The Queen’s Fool by Philippa Gregory

The Queen's Fool by Philippa Gregory

Reviewed by L.D.Y.

Trade, 504 pages, 2004

Rating: 8/10

Reason for Reading: I loved loved loved The Other Boleyn Girl.

Synopsis: In mid-sixteenth century England, two princesses are battling for the royal throne, along with the religious fate of the country. In her early teens, Hannah Green is sent to the royal court as a holy fool after it is discovered she has the ability to see the future. Concealing her Jewish heritage, which is welcome to neither the Protestants or the Catholics, Hannah is locked in a hopeless internal battle with her ‘cursed’ religion and her growing love for a lord at the court, despite being betrothed to another man. As times turn deadly because of the turmoil in the royal court, Hannah is quickly discovering that there is no safe religion or even opinion. Hannah might be at the greatest risk of all, because both contenders to the throne want a prediction from her saying that she will successfully rule as the Queen of England.

Why you should read this book: As with The Other Boleyn Girl, the story is fast-paced and offers the readers an ‘inside view,’ this time with an entirely fictional character. The biggest draw for fans of The Other Boleyn Girl is that some of the characters from that novel carry over into The Queen’s Fool, so if you didn’t get your fill from the first book you can at least get a second dose from the children of those characters. There’s almost always lots of action going on, because Gregory’s extensive research takes into account all of the activities going on outside of the immediate view of the narrator, such as the swaying tides of public opinion about who should be Queen of England. Gregory is brilliant at blending history and fiction into a believable, fleshed-out story that manages to hold a sense of intrigue.

Why you should avoid this book: If you didn’t already know the historical outcome of the story, it quickly becomes fairly obvious from Hannah’s predictions. For a girl that’s smart in so many other ways, it seems rather ridiculous that all of the characters around her, as well as the reader, can decipher the riddles in her visions, while the suddenly clueless Hannah begs for hints as to their possible meanings. There are points in the last third of the book where the pace will suddenly slow down, dropping a large portion of the suspense Gregory seemed to be building up, so that pieces of the story feel like a chore to read rather than a breathless race to the conclusion.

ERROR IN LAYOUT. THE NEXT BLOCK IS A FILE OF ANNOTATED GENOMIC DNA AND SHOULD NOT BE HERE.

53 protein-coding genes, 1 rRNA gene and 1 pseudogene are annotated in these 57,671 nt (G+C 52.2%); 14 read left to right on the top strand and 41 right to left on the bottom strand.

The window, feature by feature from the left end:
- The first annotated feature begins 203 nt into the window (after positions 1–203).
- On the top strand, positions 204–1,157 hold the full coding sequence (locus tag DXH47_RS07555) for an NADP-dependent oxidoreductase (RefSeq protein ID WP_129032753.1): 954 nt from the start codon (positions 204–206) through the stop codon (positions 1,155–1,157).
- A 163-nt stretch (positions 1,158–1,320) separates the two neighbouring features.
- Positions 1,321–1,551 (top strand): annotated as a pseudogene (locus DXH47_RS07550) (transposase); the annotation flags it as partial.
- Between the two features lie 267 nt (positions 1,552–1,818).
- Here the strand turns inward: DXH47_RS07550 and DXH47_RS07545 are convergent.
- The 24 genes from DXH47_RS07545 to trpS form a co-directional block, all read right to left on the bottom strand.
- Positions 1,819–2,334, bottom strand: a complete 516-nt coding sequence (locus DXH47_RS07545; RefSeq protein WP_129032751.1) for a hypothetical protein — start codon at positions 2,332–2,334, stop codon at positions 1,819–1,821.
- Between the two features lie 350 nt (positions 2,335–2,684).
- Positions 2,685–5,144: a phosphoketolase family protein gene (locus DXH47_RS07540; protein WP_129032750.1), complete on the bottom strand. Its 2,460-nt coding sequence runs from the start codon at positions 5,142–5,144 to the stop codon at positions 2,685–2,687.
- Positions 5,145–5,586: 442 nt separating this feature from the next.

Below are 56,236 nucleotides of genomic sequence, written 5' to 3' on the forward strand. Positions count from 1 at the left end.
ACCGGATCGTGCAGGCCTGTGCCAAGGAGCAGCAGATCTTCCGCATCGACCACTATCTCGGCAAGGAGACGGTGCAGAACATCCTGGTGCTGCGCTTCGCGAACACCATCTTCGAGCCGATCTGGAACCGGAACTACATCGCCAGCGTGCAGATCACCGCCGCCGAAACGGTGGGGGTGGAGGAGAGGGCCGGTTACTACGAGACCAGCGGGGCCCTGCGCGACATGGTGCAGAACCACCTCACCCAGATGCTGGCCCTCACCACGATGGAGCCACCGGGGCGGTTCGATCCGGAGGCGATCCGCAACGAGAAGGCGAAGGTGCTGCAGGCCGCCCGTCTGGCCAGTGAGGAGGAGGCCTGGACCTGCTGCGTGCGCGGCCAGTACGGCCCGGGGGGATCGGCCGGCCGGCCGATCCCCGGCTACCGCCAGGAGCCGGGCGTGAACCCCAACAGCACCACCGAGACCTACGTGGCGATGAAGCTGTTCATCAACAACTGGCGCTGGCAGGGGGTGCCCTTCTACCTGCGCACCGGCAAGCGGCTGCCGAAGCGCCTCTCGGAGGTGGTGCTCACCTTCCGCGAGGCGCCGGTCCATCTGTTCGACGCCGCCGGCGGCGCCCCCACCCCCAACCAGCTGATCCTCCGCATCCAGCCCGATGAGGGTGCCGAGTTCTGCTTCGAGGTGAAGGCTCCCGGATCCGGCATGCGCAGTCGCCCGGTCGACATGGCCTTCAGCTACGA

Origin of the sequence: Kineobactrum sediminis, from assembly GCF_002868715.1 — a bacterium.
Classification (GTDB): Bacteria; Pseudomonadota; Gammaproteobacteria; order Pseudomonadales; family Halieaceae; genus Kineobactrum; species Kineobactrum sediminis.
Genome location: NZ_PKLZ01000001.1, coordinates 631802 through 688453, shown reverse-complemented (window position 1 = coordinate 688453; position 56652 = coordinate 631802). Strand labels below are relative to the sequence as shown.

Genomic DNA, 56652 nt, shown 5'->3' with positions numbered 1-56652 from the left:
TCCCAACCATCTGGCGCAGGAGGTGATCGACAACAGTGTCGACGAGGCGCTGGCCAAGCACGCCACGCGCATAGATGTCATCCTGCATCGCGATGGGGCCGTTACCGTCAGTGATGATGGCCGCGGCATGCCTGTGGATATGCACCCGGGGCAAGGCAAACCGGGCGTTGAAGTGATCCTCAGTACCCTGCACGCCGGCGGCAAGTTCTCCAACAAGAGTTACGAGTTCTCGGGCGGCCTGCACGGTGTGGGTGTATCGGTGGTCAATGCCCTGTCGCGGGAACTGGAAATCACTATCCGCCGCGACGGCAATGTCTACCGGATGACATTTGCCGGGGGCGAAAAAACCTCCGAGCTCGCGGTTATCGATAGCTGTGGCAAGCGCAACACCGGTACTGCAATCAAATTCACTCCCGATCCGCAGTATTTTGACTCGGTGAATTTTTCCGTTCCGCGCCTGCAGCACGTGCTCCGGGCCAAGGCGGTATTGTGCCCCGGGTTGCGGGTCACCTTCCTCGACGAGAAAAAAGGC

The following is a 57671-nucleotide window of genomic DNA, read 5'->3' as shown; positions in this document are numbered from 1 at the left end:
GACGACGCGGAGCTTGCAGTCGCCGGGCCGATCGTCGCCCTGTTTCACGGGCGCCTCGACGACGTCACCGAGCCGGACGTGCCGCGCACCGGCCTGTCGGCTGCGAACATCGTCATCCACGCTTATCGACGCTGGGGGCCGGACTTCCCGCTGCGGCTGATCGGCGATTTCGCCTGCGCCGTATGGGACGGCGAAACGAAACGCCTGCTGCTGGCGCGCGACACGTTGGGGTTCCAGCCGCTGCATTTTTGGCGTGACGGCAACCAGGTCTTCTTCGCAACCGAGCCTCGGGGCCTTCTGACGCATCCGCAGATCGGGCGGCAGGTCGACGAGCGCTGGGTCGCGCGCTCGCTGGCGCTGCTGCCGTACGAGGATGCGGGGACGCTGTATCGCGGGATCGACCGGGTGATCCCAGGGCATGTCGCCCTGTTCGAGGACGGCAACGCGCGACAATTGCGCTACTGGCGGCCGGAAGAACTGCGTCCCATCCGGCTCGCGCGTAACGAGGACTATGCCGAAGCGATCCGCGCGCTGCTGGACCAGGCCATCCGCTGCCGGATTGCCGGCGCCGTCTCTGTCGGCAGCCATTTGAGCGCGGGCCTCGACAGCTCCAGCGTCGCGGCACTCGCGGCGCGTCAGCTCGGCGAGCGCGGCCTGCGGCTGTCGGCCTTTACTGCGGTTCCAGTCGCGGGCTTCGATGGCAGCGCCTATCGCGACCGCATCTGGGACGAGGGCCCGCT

Opening paragraph:

The girl, giggling and overexcited, was running in the sunlit garden, running away from her stepfather, but not so fast that he could not catch her. Her stepmother, seated in an arbor with Rosamund roses in bud all around her, caught sight of the fourteen-year-old girl and the handsome man chasing around the broad tree trunks on the smooth turf and smiled, determined to see only the best in both of them: the girl she was bringing up and the man she had adored for years.

Fabulous quotes:

‘She is a Papist in a Protestant country,’ he said. ‘You could not have chosen a place where your faith and practices will be more scrutinized. It is me who is named for Daniel, not you. Why should you go into the very den of lions? And what are you to do for Lady Mary?’
He stepped closer so we could whisper.
‘I am to be her companion, be her fool.’ I paused and decided to tell him the truth. ‘I am to spy for Lord Robert and his father.’
His head was so close to mine that I could feel the warmth of his cheek against my forehead as he leaned closer to speak into my ear.
‘Spy on Lady Mary?’
‘And you agreed?’
I hesitated. ‘They know that Father and I are Jews,’ I said.

‘Hannah, I have nothing else to hope for but him. I hope that he comes to me, despite all the wicked slander against him, despite the danger to us both. Despite the threats that they will kill him the moment he sets foot in this kingdom. I hope to God that he has the courage to come to me and make me his wife and keep me safe. For as God is my witness, I cannot rule this kingdom without him.’
‘You said you would be a virgin queen,’ I reminded her. ‘You said you would live as a nun for your people and have no husband but them and no children but them.’
She turned away from the window, from the view of the cold river and the iron sky. ‘I said it,’ she concurred. ‘But I did not know then what it would be like. I did not know then that being a queen would bring me even more pain than being a princess. I did not know that to be a virgin queen, as I am, means to be forever in danger, forever haunted by the fear of the future, and forever alone. And worse than everything else: forever knowing that nothing I do will last.’

Also recommended: Falling Angels by Tracy Chevalier; Testament by Nino Ricci; Fingersmith by Sarah Waters.

Also by this author: The Boleyn Inheritance; The Virgin’s Lover; The Other Boleyn Girl; Wideacre; The Favoured Child; Meridon; The Wise Woman; Mrs. Hartley and the Growth Centre; Fallen Skies; A Respectable Trade; Perfectly Correct; The Little House; Earthly Joys; Virgin Earth; Zelda’s Cut; Bread and Chocolate.

Fun tidbit: Gregory actually failed history in her A-levels, but after eventually going to university, she discovered that she loved history because of the way it explained why things are they way they are.

© Lisa Yanaky 2003-2007

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